Infant Journal
for neonatal and paediatric healthcare professionals

A floppy baby with elevated right hemidiaphragm and large stomach bubble on chest radiograph: what’s the diagnosis?

A preterm neonate of 36 weeks’ gestation was born via emergency lower segment caesarean section, requiring respiratory support soon after birth. She was hypotonic from birth and was found to have a large gastric bubble and a raised right hemidiaphragm on X-ray. She reached full feeds through a nasogastric tube on day 3 of life but later developed severe gastro-oesophageal reflux with pulmonary aspiration. What is the likely diagnosis?

Fatimah Aliyu
ST6 Paediatric Trainee, York Teaching Hospital, NHS Foundation Trust, f.aliyu@nhs.net

Udoka Asoh
ST7 Paediatric Trainee, Neonatal Unit, Hull University Teaching Hospitals NHS Trust, u.asoh@nhs.net

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Keywords
NICU; pain management; preterm; non-pharmacological; quality improvement

Also published in Infant:

VOLUME 17/ISSUE 6, NOVEMBER 2021
Stuck inside a hall of mirrors: facets of mum guilt on the SCBU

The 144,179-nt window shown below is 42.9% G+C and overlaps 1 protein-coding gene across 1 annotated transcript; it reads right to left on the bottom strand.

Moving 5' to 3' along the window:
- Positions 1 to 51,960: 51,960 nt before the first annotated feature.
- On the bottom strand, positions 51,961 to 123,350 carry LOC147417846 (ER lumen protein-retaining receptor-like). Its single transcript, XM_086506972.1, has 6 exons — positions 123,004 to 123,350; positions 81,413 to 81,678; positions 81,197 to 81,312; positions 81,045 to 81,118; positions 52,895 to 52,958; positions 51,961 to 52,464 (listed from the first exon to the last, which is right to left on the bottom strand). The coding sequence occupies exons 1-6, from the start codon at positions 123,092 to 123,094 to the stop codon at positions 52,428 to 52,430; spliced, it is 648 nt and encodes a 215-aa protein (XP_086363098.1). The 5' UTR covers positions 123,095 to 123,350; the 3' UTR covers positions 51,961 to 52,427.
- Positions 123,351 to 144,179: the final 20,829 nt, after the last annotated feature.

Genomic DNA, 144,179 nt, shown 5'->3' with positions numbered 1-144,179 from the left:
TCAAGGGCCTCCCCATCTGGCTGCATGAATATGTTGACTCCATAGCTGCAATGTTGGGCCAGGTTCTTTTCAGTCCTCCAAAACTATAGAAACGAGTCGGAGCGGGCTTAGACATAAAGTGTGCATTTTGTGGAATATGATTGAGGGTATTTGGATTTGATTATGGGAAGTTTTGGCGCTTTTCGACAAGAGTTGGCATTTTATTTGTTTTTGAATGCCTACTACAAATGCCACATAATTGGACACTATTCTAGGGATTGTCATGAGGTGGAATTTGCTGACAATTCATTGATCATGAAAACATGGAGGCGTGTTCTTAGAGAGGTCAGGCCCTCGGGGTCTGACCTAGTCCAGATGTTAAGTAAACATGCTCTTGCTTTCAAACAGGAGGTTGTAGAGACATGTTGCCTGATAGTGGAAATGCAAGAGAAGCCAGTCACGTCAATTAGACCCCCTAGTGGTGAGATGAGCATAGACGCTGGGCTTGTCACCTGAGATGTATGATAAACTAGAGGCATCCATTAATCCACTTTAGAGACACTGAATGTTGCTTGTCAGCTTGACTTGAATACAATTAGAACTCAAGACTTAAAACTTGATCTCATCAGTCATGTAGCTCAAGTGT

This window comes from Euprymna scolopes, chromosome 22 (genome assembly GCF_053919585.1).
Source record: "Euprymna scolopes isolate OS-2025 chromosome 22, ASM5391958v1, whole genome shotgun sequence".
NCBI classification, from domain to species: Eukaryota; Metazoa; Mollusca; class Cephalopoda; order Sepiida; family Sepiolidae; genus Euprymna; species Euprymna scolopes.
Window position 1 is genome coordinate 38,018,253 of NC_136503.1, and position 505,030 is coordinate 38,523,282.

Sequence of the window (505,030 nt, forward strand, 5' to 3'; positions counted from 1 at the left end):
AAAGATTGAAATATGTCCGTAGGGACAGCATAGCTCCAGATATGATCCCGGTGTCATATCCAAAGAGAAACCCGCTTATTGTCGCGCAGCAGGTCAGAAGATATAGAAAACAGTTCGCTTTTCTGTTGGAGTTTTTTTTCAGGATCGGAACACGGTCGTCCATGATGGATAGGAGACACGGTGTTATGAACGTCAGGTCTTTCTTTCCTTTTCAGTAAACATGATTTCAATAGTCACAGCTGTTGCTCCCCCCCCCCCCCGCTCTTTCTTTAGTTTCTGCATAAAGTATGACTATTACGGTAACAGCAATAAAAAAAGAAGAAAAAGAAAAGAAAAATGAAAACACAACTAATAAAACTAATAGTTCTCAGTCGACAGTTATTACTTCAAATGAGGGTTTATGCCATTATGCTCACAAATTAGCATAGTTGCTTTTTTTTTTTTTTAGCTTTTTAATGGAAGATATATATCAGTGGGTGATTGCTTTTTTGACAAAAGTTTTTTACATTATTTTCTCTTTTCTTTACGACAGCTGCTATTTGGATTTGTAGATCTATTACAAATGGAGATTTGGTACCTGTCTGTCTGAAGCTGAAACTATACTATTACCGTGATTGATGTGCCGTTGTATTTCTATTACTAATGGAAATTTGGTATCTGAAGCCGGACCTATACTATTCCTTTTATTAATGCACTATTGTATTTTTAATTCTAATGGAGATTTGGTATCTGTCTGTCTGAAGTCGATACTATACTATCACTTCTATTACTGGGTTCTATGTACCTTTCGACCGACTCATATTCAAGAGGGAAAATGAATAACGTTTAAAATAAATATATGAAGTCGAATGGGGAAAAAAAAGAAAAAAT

This paper provides a parent perspective of guilt on the special care baby unit (SCBU) through the voice of a mother of a premature baby, Arthur, born at 29+1 weeks’ gestation. The focus of this piece is on the experience of having a ‘healthy’ preterm baby (defined by a stable condition and no complex medical or intervention needs) and what ‘guilt’ looks like from this view. There is an urgent need for future research to work more with fathers and the wider family to examine their roles better. The paper will incorporate evidence from previous literature to delineate facets of guilt and how an understanding of this can help clinicians to better support the individual needs of families. Recommendations will be made for how a knowledge of parent guilt could shape practice on the neonatal intensive care unit.

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